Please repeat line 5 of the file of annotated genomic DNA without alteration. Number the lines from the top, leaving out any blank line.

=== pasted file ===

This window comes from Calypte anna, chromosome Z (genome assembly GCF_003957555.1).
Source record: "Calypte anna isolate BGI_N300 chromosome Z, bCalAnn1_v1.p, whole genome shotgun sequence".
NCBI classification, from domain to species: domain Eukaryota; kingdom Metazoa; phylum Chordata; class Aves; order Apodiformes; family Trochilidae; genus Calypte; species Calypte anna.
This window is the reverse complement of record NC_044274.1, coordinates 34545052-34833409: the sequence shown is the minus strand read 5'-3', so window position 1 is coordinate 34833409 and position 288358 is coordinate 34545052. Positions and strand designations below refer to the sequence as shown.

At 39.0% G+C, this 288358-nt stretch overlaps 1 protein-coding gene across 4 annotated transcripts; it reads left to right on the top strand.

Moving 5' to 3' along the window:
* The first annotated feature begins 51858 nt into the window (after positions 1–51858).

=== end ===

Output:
At 39.0% G+C, this 288358-nt stretch overlaps 1 protein-coding gene across 4 annotated transcripts; it reads left to right on the top strand.